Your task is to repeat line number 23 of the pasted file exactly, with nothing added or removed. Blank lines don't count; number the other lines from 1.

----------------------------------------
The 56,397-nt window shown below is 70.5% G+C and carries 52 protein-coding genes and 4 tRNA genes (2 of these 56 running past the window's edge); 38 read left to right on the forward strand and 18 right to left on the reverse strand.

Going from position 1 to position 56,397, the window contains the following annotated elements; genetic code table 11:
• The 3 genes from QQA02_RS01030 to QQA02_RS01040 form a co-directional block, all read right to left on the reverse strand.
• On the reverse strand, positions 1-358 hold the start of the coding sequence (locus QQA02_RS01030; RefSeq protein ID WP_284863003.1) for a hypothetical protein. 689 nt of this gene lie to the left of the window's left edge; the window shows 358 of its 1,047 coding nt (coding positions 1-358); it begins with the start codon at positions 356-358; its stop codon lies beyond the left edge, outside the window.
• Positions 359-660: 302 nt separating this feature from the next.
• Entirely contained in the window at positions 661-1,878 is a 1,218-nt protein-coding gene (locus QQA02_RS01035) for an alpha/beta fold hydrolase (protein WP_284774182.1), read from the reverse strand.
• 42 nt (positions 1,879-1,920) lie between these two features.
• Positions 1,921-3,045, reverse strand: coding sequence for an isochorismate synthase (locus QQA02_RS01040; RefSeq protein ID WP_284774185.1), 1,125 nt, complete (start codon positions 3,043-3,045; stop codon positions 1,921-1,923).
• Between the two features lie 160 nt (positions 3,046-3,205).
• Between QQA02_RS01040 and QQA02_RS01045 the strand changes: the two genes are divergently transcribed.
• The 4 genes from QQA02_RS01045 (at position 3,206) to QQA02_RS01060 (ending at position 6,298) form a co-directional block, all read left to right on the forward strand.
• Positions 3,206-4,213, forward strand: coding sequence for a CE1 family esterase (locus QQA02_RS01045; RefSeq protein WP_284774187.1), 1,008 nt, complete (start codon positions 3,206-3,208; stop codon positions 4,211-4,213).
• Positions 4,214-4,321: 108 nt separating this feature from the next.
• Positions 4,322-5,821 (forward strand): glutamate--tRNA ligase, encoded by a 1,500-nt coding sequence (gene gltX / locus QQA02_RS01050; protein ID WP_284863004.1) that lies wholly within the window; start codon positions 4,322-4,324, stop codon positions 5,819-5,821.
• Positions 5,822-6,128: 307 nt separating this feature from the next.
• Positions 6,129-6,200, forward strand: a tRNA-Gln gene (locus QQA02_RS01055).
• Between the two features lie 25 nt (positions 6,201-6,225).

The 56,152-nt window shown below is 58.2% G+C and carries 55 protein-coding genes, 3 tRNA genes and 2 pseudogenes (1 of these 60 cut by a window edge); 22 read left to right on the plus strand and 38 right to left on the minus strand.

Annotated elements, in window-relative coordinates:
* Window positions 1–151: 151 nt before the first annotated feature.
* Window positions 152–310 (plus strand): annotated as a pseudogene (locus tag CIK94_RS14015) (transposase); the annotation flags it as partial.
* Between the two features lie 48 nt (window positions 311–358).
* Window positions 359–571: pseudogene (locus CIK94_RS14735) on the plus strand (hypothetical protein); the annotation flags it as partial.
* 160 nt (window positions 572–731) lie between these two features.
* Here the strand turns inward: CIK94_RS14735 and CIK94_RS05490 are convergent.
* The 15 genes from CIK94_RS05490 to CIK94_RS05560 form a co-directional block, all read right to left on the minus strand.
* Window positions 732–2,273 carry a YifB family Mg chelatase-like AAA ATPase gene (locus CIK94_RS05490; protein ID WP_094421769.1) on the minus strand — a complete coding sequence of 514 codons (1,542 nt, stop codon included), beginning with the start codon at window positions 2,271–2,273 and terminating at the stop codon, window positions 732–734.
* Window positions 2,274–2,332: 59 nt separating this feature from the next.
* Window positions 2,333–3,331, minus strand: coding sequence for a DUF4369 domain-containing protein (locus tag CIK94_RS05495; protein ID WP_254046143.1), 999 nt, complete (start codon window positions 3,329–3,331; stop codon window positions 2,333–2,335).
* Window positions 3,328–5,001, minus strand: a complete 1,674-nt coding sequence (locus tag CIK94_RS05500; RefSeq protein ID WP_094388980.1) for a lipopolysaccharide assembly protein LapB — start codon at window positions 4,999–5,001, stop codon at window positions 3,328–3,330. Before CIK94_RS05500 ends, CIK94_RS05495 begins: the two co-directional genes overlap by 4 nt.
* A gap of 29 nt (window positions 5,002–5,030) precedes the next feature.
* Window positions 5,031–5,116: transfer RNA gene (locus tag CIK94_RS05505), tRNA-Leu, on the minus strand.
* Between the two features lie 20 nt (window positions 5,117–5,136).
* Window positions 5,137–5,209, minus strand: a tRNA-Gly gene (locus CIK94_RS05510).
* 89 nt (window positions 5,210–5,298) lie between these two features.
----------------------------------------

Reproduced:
* Window positions 359–571: pseudogene (locus CIK94_RS14735) on the plus strand (hypothetical protein); the annotation flags it as partial.